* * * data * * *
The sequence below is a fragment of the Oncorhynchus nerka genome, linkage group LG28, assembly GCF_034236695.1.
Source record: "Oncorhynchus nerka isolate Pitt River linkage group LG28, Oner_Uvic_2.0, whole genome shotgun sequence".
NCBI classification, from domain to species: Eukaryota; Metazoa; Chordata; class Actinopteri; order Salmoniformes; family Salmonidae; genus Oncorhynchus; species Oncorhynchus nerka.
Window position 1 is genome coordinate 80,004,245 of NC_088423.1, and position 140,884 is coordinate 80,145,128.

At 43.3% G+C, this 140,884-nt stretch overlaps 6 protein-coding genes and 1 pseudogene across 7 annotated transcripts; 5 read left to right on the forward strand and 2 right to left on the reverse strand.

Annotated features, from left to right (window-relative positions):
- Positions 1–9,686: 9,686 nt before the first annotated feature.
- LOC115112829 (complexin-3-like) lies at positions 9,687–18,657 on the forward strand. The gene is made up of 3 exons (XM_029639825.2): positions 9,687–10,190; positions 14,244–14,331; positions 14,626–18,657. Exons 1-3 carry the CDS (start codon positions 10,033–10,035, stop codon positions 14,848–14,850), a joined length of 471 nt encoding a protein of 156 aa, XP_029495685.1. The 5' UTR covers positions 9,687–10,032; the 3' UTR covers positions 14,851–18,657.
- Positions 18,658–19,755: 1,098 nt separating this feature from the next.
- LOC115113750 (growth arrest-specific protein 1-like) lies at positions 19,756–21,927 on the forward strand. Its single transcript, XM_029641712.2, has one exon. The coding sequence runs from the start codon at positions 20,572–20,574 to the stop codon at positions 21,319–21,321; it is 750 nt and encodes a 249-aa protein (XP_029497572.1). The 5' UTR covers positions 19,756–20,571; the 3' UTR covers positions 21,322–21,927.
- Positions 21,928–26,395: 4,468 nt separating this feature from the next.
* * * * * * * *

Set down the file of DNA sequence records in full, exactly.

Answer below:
The sequence below is a fragment of the Oncorhynchus nerka genome, linkage group LG28, assembly GCF_034236695.1.
Source record: "Oncorhynchus nerka isolate Pitt River linkage group LG28, Oner_Uvic_2.0, whole genome shotgun sequence".
NCBI classification, from domain to species: Eukaryota; Metazoa; Chordata; class Actinopteri; order Salmoniformes; family Salmonidae; genus Oncorhynchus; species Oncorhynchus nerka.
Window position 1 is genome coordinate 80,004,245 of NC_088423.1, and position 140,884 is coordinate 80,145,128.

At 43.3% G+C, this 140,884-nt stretch overlaps 6 protein-coding genes and 1 pseudogene across 7 annotated transcripts; 5 read left to right on the forward strand and 2 right to left on the reverse strand.

Annotated features, from left to right (window-relative positions):
- Positions 1–9,686: 9,686 nt before the first annotated feature.
- LOC115112829 (complexin-3-like) lies at positions 9,687–18,657 on the forward strand. The gene is made up of 3 exons (XM_029639825.2): positions 9,687–10,190; positions 14,244–14,331; positions 14,626–18,657. Exons 1-3 carry the CDS (start codon positions 10,033–10,035, stop codon positions 14,848–14,850), a joined length of 471 nt encoding a protein of 156 aa, XP_029495685.1. The 5' UTR covers positions 9,687–10,032; the 3' UTR covers positions 14,851–18,657.
- Positions 18,658–19,755: 1,098 nt separating this feature from the next.
- LOC115113750 (growth arrest-specific protein 1-like) lies at positions 19,756–21,927 on the forward strand. Its single transcript, XM_029641712.2, has one exon. The coding sequence runs from the start codon at positions 20,572–20,574 to the stop codon at positions 21,319–21,321; it is 750 nt and encodes a 249-aa protein (XP_029497572.1). The 5' UTR covers positions 19,756–20,571; the 3' UTR covers positions 21,322–21,927.
- Positions 21,928–26,395: 4,468 nt separating this feature from the next.